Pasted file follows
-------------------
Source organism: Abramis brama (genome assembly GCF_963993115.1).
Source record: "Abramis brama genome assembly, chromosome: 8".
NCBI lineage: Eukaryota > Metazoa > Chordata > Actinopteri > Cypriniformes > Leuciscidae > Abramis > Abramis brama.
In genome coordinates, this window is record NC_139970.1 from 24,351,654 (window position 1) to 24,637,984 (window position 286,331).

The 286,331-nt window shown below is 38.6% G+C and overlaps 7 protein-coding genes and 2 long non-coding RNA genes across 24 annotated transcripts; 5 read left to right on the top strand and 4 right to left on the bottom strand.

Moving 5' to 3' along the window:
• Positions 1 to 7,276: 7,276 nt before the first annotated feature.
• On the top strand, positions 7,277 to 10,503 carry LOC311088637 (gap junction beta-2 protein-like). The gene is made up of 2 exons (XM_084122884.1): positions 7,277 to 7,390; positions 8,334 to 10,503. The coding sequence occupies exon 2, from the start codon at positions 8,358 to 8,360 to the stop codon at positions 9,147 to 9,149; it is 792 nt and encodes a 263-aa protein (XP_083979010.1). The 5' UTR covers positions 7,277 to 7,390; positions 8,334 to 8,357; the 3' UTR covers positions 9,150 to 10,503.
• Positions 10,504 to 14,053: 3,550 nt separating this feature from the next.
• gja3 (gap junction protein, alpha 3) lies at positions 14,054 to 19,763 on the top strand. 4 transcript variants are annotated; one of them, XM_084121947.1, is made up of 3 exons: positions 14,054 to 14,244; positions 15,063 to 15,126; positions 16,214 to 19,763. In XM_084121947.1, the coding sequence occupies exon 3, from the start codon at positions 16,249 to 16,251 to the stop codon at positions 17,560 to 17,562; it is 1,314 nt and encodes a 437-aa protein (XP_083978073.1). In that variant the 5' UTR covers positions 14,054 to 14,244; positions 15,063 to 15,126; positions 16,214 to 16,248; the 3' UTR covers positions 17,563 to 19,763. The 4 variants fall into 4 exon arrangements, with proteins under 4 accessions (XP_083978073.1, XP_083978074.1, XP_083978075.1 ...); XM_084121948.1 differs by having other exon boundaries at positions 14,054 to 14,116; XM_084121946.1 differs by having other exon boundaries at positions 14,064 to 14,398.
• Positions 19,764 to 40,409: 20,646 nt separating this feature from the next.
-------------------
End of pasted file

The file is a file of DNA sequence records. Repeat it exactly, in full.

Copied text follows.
Source organism: Abramis brama (genome assembly GCF_963993115.1).
Source record: "Abramis brama genome assembly, chromosome: 8".
NCBI lineage: Eukaryota > Metazoa > Chordata > Actinopteri > Cypriniformes > Leuciscidae > Abramis > Abramis brama.
In genome coordinates, this window is record NC_139970.1 from 24,351,654 (window position 1) to 24,637,984 (window position 286,331).

The 286,331-nt window shown below is 38.6% G+C and overlaps 7 protein-coding genes and 2 long non-coding RNA genes across 24 annotated transcripts; 5 read left to right on the top strand and 4 right to left on the bottom strand.

Moving 5' to 3' along the window:
• Positions 1 to 7,276: 7,276 nt before the first annotated feature.
• On the top strand, positions 7,277 to 10,503 carry LOC311088637 (gap junction beta-2 protein-like). The gene is made up of 2 exons (XM_084122884.1): positions 7,277 to 7,390; positions 8,334 to 10,503. The coding sequence occupies exon 2, from the start codon at positions 8,358 to 8,360 to the stop codon at positions 9,147 to 9,149; it is 792 nt and encodes a 263-aa protein (XP_083979010.1). The 5' UTR covers positions 7,277 to 7,390; positions 8,334 to 8,357; the 3' UTR covers positions 9,150 to 10,503.
• Positions 10,504 to 14,053: 3,550 nt separating this feature from the next.
• gja3 (gap junction protein, alpha 3) lies at positions 14,054 to 19,763 on the top strand. 4 transcript variants are annotated; one of them, XM_084121947.1, is made up of 3 exons: positions 14,054 to 14,244; positions 15,063 to 15,126; positions 16,214 to 19,763. In XM_084121947.1, the coding sequence occupies exon 3, from the start codon at positions 16,249 to 16,251 to the stop codon at positions 17,560 to 17,562; it is 1,314 nt and encodes a 437-aa protein (XP_083978073.1). In that variant the 5' UTR covers positions 14,054 to 14,244; positions 15,063 to 15,126; positions 16,214 to 16,248; the 3' UTR covers positions 17,563 to 19,763. The 4 variants fall into 4 exon arrangements, with proteins under 4 accessions (XP_083978073.1, XP_083978074.1, XP_083978075.1 ...); XM_084121948.1 differs by having other exon boundaries at positions 14,054 to 14,116; XM_084121946.1 differs by having other exon boundaries at positions 14,064 to 14,398.
• Positions 19,764 to 40,409: 20,646 nt separating this feature from the next.